• Welcome! You will have to REGISTER a free account, before you can access the system. If you already registered, please LOG IN. (top right)
    If you can't remember your password, CLICK HERE to reset it. If you have questions, feel free to click the CONTACT US link at the bottom of this page.
Vermont Hardwoods solid wood picture frame molding

melting bumpons

MATTHEW HALE

CGF II, Certified Grumble Framer Level 2
Joined
Dec 5, 2015
Messages
487
we've all heard the stories of the MELTING BROWN BUMP-ONS OF DOOM; the one thing i have not seen in my e̶x̶h̶a̶u̶s̶t̶i̶v̶e̶ half-a$$ed research on the subject is how to clean them off the wall. Anyone have any tried and true methods for cleaning the brown goo off a painted wall? (asking for a friend...)
 

framah

PFG, Picture Framing God
Joined
Mar 15, 2001
Messages
8,764
I would think the easiest way would be to scrape that area clean of goo and paint as well and then sand that area smooth and repaint the whole wall.
 

artfolio

SGF, Supreme Grumble Framer
Joined
Feb 16, 2007
Messages
2,662
Yep, Framah and Larry are, sadly, right. I had this problem in my gallery and scraping the carp off and touching up the paint was the only answer. Then I lay awake wondering how many indignant customers would sue me but fortunately that didn't' happen.
 

prospero

SPFG, Supreme Picture Framing God
Joined
Jul 16, 2007
Messages
19,237
Aliens!!! :confused:
 

framah

PFG, Picture Framing God
Joined
Mar 15, 2001
Messages
8,764
Yeah! I'm sure the acid in it would remove the goo!! (maybe) alien-covenant.jpg
 

shayla

WOW Framer
Forum Donor
Joined
Apr 5, 2008
Messages
31,326
Blow-dryer? Acetone? (As long as it doesn't eat the paint).
 

framah

PFG, Picture Framing God
Joined
Mar 15, 2001
Messages
8,764
Shayla... I think you meant.. flame thrower and, yes I think it might effect the paint, a bit.
 

Rick Granick

SPFG, Supreme Picture Framing God
Joined
Jun 30, 1999
Messages
18,938
I may have the dubious honor of being the first to report this phenomenon here on the Grumble. Here are removal instructions I posted in 1996, and which are still valid:

I have made several house calls to remove drip marks. On regular painted walls, here is my technique:

>Physically scrape off as much material as you can without harming the wall. The nice sharp mitred end of a chopped wood cap moulding (or a bevelled acrylic handheld windshield scraper) works pretty well for this. UPDATE: YOU CAN ALSO USE SOMETHING LIKE AN OLD CREDIT CARD OR HOTEL KEYCARD.
>Gently scrub the remaining residue with a mild solution of dishwashing detergent (such as Dawn) and water using a clean white rag moistened (but not dripping) with solution.
>That should get most if not all of it. If you must go farther, try a little isopropyl alcohol on a soft cloth, again very sparingly. In any case, don't rub so hard that you would mar the finish of the painted wall.
>Bring a supply of clear or felt bumpers with you, and replace any other older brown ones on other pictures in the house.

When someone first calls with the problem, offer to look at it yourself, and tell them NOT to try to clean the wall using Formula 409 or any other commercial cleaners. That will only make a worse mess, as the cleaner itself will stain the paint.

:mad: Rick

Follow-up: You also want to caution the customer not to let any sticky residue that may be on the frame or backing get on other surfaces.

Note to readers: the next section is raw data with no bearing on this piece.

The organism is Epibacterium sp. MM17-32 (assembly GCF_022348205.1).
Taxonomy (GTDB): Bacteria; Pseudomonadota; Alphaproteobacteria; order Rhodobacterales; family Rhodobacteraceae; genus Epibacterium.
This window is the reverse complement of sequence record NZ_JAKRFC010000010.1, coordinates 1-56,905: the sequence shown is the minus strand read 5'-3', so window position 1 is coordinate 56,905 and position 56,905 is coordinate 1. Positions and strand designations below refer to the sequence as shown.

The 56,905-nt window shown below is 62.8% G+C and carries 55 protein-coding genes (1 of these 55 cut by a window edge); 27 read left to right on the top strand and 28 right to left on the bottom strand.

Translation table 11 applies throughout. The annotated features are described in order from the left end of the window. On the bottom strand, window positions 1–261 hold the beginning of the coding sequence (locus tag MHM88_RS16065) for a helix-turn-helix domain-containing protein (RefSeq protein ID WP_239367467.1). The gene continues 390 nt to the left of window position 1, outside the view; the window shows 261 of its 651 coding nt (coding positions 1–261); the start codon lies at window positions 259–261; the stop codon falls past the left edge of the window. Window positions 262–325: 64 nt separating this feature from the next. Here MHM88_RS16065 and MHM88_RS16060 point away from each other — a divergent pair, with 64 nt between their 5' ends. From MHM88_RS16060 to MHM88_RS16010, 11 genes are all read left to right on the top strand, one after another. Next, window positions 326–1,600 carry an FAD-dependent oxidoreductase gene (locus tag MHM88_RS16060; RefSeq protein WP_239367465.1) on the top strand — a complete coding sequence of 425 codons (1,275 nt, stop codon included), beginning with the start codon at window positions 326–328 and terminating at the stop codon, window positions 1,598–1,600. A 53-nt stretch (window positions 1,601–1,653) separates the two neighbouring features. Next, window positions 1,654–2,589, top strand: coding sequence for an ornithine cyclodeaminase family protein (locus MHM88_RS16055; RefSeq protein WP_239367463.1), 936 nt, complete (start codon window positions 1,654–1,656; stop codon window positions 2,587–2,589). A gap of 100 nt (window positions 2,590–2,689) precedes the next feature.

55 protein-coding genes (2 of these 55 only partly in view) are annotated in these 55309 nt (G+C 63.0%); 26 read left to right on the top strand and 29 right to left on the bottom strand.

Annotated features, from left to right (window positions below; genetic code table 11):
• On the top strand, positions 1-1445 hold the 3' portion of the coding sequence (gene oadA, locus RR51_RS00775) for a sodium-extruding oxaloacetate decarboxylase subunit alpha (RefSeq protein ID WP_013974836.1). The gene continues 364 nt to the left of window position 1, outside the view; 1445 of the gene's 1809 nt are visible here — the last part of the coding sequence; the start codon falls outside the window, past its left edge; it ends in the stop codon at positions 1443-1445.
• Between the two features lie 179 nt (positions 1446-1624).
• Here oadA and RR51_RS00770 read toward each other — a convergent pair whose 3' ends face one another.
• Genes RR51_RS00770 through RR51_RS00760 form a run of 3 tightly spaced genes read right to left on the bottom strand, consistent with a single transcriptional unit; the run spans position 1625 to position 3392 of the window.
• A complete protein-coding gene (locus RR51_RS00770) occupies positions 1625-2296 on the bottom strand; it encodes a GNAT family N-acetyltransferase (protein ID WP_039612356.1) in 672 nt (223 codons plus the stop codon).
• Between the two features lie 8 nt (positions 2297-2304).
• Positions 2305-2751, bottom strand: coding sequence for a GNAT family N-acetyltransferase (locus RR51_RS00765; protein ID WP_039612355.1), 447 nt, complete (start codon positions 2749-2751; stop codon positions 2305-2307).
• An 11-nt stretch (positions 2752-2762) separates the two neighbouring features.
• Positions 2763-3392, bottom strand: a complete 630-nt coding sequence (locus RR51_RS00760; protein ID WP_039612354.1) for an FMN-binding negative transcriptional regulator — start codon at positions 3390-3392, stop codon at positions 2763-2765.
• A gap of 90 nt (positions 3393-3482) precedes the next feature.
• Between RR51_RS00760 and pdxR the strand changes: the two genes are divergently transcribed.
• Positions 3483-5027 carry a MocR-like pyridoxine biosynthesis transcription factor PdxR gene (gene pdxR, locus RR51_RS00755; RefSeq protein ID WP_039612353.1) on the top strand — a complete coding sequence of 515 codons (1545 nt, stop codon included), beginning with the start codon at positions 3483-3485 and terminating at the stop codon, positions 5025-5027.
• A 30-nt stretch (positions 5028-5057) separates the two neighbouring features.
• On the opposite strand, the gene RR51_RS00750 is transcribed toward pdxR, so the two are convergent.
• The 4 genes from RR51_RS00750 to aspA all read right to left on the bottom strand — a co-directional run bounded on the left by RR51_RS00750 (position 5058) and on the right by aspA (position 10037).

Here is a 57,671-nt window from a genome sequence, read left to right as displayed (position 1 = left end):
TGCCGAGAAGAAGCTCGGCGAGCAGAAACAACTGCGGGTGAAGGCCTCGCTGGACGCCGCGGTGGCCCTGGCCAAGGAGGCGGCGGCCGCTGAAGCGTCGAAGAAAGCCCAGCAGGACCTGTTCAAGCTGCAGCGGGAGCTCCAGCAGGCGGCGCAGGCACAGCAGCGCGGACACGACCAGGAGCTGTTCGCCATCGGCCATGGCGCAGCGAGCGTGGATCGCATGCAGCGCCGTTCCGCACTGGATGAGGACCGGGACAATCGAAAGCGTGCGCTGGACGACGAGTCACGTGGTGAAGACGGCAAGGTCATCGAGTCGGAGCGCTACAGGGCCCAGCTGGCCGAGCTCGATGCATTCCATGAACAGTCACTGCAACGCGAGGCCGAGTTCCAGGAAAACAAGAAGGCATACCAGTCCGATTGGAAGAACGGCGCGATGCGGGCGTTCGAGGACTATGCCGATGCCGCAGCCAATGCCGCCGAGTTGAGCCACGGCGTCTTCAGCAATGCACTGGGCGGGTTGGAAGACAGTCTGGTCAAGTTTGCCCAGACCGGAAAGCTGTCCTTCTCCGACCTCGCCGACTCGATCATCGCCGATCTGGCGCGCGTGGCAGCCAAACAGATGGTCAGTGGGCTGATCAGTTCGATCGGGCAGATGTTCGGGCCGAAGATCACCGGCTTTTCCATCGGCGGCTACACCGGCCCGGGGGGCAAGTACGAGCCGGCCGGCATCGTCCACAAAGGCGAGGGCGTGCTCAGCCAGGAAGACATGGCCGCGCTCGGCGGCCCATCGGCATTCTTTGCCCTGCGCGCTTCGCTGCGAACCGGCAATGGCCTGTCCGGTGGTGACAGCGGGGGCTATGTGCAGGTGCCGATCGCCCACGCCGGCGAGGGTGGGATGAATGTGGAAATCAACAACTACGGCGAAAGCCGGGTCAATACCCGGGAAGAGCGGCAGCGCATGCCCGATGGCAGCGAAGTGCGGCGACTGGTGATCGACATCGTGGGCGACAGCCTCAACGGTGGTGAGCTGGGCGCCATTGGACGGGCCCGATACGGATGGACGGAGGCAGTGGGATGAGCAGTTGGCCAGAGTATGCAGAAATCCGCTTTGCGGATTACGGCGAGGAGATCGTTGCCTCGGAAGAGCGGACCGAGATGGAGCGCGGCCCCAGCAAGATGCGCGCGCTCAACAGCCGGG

I've been using the 5/8" felt bumpers from LJ ever since this whole issue came about, and like them better because they do not detriorate, PLUS, they stay put on the dust cover because of their aggressive adhesive. I have seen many instances of even non-melted Bumpons that have come loose and migrated out from their positions to stick out past the edge of the frame, or even crept around to the outside edge of the frame. Plus, I've found that even brand new Bumpons are fairly easy to knock off.
 

Larry Peterson

PFG, Picture Framing God
Forum Donor
Resource Provider
Joined
Apr 8, 2003
Messages
8,392
Rick, how thick are those felt bumpers? And what do you use when you need something thicker?

Especially where the art is somewhat proud of the back of the frame. I have sometimes used ones like these where needed. I keep them in various thicknesses.

 
Vermont Hardwoods solid wood picture frame molding

Jim Miller

SPFG, Supreme Picture Framing God
Forum Donor
Joined
May 19, 2000
Messages
17,868
Air circulation behind the frame is important, so we use clear BumpOns, which provide about 3/16" of gap from the wall. We've not heard of the clear ones melting. Have you? We could not find felt bumpers that would retain 3/16" of loft. In my experience, they go flat.

Yes, the BumpOns are easy to knock-off the dustcover if you just stick them on there. The problem is not the adhesive on the BumpOns, but the easily-shredded surface of the dustcover paper. Wipe off one and notice that the adhesive is no longer sticky, because it's covered with paper fibers disintegrated from the dustcover surface.

So, we place a 1" square patch of Scotch Tape or Framers Tape under each BumpOn, which greatly increases the adhesive area on the dustcover paper. No more knock-offs. Or, for a neater appearance, use these clear tape dots, or something similar from an office supply store.
 

mattinerie

Grumbler
Joined
Mar 29, 2006
Messages
22
we've all heard the stories of the MELTING BROWN BUMP-ONS OF DOOM; the one thing i have not seen in my e̶x̶h̶a̶u̶s̶t̶i̶v̶e̶ half-a$$ed research on the subject is how to clean them off the wall. Anyone have any tried and true methods for cleaning the brown goo off a painted wall? (asking for a friend...)
Nail polish remover
 
Rian Fabrication Services  www.rianfabrication.com
Top